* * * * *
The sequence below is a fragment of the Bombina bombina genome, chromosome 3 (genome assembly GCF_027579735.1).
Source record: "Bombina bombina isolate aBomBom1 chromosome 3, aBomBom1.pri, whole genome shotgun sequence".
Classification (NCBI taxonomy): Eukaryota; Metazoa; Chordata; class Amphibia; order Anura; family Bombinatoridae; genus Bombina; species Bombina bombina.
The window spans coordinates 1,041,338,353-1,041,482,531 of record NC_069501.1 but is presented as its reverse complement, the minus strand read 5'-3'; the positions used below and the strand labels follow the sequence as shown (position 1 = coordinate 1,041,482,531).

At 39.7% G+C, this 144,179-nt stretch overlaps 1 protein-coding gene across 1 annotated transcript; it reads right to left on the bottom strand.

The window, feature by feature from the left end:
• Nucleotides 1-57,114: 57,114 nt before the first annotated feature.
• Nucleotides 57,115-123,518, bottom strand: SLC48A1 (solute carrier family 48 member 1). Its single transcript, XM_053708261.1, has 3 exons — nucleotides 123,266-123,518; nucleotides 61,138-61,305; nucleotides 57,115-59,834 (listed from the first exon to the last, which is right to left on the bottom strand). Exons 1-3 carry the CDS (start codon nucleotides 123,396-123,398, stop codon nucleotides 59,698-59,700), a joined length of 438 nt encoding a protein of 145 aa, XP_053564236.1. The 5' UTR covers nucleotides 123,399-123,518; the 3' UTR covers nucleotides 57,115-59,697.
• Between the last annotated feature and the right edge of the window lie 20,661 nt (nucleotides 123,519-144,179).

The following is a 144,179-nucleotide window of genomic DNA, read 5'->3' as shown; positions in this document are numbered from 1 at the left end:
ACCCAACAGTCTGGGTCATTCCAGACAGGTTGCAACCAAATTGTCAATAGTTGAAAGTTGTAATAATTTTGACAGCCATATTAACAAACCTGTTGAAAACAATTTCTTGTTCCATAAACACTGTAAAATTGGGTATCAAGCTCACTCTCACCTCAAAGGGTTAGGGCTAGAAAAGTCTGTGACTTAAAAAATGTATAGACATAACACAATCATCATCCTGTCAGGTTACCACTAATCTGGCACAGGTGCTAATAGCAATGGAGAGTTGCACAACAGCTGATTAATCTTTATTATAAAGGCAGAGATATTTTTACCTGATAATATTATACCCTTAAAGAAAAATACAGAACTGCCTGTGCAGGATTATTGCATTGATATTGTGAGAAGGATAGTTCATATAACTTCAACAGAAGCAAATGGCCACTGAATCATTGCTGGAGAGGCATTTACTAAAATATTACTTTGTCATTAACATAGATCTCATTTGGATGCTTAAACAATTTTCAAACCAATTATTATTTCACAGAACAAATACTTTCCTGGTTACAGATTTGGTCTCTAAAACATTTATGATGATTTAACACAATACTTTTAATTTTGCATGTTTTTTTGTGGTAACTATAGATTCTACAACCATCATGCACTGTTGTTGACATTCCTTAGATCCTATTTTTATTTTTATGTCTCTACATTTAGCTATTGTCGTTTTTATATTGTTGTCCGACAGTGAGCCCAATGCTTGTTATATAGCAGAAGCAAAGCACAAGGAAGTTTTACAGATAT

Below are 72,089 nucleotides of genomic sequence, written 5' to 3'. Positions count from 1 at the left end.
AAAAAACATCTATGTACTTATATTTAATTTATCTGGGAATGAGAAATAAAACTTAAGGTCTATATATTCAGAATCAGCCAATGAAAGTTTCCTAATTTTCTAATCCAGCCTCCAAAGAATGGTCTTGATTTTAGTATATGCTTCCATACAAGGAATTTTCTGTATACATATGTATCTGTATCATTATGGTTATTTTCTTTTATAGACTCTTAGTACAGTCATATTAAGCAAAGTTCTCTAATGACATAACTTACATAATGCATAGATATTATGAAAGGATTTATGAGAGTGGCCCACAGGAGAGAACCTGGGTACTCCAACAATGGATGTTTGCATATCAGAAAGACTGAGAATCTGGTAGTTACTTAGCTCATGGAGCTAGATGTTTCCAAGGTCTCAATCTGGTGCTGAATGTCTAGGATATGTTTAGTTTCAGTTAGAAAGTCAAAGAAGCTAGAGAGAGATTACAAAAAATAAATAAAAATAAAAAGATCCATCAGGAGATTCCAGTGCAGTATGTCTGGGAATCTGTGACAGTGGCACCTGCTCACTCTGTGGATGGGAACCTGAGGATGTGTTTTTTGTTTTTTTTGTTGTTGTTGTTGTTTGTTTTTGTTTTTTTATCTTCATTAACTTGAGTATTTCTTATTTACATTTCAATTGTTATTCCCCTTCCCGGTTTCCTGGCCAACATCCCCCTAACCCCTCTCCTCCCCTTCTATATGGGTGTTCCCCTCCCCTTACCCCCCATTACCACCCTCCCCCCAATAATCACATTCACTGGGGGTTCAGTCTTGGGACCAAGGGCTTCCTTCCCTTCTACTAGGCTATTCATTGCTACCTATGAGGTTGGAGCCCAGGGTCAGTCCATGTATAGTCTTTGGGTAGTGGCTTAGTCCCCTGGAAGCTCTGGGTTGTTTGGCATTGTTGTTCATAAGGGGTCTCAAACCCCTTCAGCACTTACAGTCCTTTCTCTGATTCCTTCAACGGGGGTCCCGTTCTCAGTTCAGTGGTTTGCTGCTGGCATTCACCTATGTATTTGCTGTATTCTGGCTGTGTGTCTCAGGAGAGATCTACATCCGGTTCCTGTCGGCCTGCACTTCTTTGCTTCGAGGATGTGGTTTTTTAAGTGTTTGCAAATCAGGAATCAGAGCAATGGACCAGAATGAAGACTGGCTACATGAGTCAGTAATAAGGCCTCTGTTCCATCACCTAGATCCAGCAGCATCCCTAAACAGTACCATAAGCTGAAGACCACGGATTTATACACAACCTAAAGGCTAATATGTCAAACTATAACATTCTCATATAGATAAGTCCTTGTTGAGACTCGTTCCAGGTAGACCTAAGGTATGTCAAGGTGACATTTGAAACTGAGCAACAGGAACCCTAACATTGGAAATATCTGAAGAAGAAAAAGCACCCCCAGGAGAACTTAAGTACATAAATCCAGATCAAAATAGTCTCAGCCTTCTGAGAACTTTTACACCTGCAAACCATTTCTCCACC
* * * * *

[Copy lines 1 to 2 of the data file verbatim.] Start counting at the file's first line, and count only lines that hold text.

The sequence below is a fragment of the Bombina bombina genome, chromosome 3 (genome assembly GCF_027579735.1).
Source record: "Bombina bombina isolate aBomBom1 chromosome 3, aBomBom1.pri, whole genome shotgun sequence".